This year, Group Michelin didn't just stage Challenge Bibendum, the annual and worldwide showcase for developments in sustainable mobility. It entered two of its own cars: Hy-Light and Concept.
The world's largest tire maker hasn't decided suddenly to go into competition with the world's automobile manufacturers. But it has developed a tire/wheel/suspension package and wanted to provide a demonstration of how well it works.
``Sometimes,'' said Group Michelin Managing Partner Edouard Michelin, ``we like to reinvent the wheel.''
In this case, the reinvention involves not just the wheel but the space inside it. Instead of just a brake disc or drum and nothing else but air, Michelin found a way to package the entire suspension system inside the wheel. By using electric motors to turn those wheels and to manipulate the various suspension components, Michelin Active Wheel technology can eliminate things such as the vehicle's traditional braking system and transmission.
Hy-Light, created in conjunction with Switzerland's Paul Scherrer Institute (PSI) national research laboratory, is a front-wheel-drive vehicle with traction motors powered by a hydrogen fuel cell that also supplies electrical power for the four-wheel chassis stability (suspension) system.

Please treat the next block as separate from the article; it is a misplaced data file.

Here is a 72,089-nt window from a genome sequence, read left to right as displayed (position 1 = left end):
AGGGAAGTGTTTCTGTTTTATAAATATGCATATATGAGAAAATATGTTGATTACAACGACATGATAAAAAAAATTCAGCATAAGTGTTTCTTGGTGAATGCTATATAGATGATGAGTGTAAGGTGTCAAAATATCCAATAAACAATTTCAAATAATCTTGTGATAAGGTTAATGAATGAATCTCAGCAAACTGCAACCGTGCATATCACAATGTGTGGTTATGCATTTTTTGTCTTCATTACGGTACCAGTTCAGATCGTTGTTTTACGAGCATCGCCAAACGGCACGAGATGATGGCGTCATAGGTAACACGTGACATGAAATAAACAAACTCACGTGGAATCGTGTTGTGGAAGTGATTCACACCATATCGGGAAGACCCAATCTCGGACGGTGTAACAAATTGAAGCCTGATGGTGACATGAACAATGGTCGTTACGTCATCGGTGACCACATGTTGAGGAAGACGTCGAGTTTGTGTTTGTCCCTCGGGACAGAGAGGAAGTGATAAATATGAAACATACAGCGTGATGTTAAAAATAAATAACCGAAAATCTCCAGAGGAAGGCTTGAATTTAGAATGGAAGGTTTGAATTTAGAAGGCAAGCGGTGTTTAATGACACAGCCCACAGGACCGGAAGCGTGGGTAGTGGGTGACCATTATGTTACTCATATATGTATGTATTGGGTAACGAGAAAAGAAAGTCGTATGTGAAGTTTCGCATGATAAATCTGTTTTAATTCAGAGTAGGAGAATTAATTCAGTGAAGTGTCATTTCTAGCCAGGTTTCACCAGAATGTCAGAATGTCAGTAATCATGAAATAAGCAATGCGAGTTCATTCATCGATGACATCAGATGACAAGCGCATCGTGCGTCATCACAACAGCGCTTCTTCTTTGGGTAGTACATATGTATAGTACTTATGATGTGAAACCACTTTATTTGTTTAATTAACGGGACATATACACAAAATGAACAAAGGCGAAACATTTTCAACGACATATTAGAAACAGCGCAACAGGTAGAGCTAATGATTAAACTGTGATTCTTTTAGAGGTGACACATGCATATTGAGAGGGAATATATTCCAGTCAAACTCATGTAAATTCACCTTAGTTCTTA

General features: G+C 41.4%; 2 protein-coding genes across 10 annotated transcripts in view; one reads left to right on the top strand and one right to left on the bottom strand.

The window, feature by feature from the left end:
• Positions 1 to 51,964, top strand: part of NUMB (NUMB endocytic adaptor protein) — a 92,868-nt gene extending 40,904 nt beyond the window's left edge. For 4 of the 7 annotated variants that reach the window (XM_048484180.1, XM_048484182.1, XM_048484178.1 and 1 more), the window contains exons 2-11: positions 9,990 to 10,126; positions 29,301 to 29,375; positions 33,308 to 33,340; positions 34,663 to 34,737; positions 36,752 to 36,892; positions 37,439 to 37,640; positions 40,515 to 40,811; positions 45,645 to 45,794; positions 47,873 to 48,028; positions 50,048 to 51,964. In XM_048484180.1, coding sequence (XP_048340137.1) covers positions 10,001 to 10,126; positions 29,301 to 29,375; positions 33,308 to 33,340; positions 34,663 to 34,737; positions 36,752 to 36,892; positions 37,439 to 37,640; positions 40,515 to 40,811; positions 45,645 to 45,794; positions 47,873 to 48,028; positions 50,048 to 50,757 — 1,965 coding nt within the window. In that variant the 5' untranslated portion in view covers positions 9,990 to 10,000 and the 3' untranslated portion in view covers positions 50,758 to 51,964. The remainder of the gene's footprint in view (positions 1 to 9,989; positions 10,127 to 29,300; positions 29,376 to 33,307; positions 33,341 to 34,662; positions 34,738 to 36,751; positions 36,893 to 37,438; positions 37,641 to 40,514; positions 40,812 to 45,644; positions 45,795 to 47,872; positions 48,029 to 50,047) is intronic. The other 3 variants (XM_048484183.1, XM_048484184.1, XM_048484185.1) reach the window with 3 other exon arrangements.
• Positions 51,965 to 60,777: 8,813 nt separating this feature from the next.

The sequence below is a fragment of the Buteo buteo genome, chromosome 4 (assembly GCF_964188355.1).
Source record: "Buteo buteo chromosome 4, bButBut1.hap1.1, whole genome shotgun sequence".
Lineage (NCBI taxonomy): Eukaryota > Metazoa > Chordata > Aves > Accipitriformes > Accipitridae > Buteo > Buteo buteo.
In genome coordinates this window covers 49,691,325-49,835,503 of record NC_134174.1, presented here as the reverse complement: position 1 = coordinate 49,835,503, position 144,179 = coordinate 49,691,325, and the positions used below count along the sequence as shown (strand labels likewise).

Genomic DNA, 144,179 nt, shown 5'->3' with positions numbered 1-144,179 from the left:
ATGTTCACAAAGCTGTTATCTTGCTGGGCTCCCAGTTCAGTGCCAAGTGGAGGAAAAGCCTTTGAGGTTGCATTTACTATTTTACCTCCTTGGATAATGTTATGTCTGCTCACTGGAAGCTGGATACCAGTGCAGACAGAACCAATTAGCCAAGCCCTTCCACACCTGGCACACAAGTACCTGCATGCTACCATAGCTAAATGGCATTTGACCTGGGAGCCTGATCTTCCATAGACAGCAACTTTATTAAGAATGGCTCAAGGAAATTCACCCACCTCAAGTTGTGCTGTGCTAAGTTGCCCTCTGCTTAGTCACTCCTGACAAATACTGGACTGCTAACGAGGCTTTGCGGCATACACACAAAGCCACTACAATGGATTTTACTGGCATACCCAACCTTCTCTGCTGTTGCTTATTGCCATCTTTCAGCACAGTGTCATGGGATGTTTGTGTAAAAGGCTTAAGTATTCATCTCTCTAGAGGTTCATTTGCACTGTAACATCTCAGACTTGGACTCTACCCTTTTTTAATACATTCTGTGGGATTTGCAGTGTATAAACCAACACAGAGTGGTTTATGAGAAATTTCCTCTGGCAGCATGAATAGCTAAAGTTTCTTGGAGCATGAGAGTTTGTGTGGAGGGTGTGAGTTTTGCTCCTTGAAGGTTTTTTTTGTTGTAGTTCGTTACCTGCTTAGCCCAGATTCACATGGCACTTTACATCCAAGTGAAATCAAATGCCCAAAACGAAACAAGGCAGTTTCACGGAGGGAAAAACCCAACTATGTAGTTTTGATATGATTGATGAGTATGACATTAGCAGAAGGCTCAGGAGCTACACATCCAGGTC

Super capacitors that store energy created during braking act as a sort of supercharger to boost electrical power for spurts of as long as 20 seconds. The fuel cell generates 30 kilowatts with the super capacitors adding another 45 so the car can accelerate from a standing start to 62 mph in 12 seconds on its way to a top speed of more than 80 mph.
Hy-Light also provides a range of some 250 miles before refueling-``realistic for a daily, useable car,'' said Philipp Dietrich, head of technology transfer for PSI.
Mr. Dietrich also noted that the same electric motors that are used to turn a Michelin Active Wheel can be used to slow and stop those wheels. And the electromechanical suspension is fully active, providing a smooth and comfortable ride that literally soaks up any bumps in the road, but instantly firming for the sort of quick, evasive maneuvers a driver might need to avoid a collision.
Michelin said Hy-Light is an example of a non-polluting vehicle-it runs on renewable energy: hydrogen produced by electrolysis using solar cells, which might be practical by around 2020.
Concept has electric motors inside all four of its wheels, with a fully active suspension that can be tuned to lean through corners like a motorcycle or to lift and lower the vehicle like a hot-rod low-rider. Concept is a gasoline-electric hybrid vehicle designed to showcase a variety of electromechanical technologies.